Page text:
By responding appropriately and in a timely manner, it’s often possible to stave off bad reports that could deter future customers from making a purchase.
What are the key conclusions we can make from this?
- Customers need to assess the evidence that they have gathered from the information gathering process.
- This involves determining which is the right product or service for them depending on the value and quality that they will get from each.
- Testimonials and reviews are an important part of this process.
- Today, these are found quickly and easily online.
- For this reason, companies are working harder to engage with customers to prevent negative reviews.
Stage 5 – Selecting An Option
It comes as a surprise to many retailers that the process of selecting an option actually comes so late in the day. By this stage, the customer will have explored many different options.
They will have come to an understanding about the payment options and pricing and will know exactly what they will be getting for their money. They will have weighed up the pros and cons and will have determined which of the products and services is going to best meet the need that they have identified in their company. They will have read reviews and testimonials and chosen the supplier or service provider which is going to be most reliable and trustworthy.
Yet right up to this point, they could still have decided to forget all about the purchase. When they reach stage five, they finally reach the point where they make a final purchasing decision about which product or service they are going to select. This is a key moment for both purchasers and retailers alike.
Over the last decade, there have been changes even to this stage in the decision making process. In the past, high importance purchasing decisions tended to be left to the executive level of a company. When the managers or directors decided that they had found the perfect product or service to suit their business’ needs, the decision became final.
Today, however, there has been a significant change towards including members of staff further down the career ladder in the decision making process. Recent figures have shown that 81% of people making B2B purchasing decisions are below the executive level. That means that retailers who are aiming all their marketing at the upper echelons of companies are missing their target. There are also now many more people involved in making purchasing decisions at the high involvement level.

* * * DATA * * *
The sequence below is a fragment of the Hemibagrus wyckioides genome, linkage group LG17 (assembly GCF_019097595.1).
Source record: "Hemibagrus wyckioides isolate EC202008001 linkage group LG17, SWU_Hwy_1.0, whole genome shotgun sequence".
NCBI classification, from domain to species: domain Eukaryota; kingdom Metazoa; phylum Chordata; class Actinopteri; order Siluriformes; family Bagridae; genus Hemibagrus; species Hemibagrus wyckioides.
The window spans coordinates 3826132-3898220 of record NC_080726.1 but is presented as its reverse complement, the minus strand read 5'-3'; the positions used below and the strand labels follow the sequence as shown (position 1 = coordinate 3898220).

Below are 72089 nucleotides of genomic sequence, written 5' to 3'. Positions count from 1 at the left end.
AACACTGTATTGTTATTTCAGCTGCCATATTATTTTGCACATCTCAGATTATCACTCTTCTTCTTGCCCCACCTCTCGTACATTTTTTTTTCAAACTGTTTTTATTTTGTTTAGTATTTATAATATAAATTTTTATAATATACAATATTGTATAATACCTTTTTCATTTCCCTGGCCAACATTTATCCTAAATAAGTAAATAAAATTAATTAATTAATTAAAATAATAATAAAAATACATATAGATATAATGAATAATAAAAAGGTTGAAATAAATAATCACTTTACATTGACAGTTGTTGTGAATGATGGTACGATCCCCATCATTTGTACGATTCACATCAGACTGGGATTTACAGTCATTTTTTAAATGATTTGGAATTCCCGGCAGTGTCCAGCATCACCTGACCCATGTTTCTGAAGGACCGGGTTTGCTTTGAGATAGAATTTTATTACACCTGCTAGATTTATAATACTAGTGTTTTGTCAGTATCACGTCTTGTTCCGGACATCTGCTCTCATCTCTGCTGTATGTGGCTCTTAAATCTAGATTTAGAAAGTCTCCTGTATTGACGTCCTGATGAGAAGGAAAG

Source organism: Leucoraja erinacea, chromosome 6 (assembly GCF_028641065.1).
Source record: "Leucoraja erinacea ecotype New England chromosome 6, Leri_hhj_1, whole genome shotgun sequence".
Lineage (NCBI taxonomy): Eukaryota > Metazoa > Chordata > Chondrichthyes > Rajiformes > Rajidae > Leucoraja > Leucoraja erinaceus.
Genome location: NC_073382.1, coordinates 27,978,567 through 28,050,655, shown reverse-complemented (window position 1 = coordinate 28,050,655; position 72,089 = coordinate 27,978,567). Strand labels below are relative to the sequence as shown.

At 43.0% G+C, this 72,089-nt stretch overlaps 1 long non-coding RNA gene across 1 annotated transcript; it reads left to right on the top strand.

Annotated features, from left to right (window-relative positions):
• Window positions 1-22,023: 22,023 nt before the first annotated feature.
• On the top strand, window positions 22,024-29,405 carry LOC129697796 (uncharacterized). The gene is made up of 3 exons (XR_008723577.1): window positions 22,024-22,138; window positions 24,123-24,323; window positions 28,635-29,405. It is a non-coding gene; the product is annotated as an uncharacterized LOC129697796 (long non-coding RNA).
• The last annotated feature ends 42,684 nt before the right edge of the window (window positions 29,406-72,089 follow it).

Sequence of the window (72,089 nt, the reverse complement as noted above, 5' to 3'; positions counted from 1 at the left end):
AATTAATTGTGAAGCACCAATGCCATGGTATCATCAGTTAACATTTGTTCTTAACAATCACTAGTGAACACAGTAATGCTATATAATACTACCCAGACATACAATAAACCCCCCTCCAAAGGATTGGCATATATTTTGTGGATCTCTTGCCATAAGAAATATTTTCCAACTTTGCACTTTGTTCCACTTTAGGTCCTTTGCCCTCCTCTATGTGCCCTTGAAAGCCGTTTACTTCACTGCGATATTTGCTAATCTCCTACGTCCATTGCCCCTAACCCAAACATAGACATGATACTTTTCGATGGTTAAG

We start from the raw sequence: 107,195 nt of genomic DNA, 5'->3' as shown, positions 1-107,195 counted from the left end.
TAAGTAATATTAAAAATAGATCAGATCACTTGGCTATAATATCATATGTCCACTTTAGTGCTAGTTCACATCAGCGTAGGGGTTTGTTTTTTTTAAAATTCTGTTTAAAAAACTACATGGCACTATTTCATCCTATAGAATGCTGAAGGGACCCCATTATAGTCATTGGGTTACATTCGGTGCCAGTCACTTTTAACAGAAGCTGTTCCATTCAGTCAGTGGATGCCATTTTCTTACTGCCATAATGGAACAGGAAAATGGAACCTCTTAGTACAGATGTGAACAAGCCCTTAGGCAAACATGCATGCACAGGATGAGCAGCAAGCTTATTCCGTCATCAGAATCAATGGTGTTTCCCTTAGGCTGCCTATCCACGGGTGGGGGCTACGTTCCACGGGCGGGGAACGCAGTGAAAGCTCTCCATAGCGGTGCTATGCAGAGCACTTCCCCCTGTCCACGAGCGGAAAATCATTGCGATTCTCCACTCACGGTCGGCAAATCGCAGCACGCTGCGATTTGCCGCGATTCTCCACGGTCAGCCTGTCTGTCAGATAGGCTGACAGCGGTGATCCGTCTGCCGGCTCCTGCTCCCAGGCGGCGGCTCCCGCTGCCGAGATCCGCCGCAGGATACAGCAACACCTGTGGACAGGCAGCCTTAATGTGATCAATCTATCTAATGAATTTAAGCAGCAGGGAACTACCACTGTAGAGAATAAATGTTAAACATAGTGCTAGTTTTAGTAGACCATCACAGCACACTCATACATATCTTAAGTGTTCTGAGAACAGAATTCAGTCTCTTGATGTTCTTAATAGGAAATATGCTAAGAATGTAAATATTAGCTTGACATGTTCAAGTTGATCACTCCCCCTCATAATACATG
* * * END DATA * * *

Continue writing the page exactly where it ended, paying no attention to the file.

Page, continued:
Today, in a company with between 100 and 500 staff members, there are usually seven people involved in the purchasing decisions. It’s no wonder, then, that in 2018 the sales process takes over 20% longer than it did just five years ago. Marketers need to be prepared for this and stay on target right to the end, keeping potential customers interested right up to the moment they make the purchase. 68% of B2B sales are lost due to perceived indifference, so retailers need to show their enthusiasm to make the same right up to the very last second.
What key conclusions can we make from this?
- Today the process of making a purchasing decision takes 22% longer than it did just 5 years ago.
- An average of 7 people are involved in the decision making process.
- 81% of those people are below executive level.
- The decision making team need to take into account the value and quality of the product or service being offered as well as the trustworthiness of the supplier or provider before choosing.
- Marketers need to stay on target right through to the conclusion of the sale. Perceived apathy leads to lost B2B sales.
Stage 6 – Implement The Decision
This stage is the one that retailers and marketers have been waiting for – the moment when the customer finally purchases the product or service. Every stage which has led up to this conversion has now been completed. In this past, this stage usually went without a hitch. The customer would call the company or go into the store, put down their money and receive their product or service.
In 2019, even at this point, things could go wrong and the sale could be lost. Marketing remains vital at this step of the proceedings too. Retailers need to be certain that the buying process is simple and straightforward.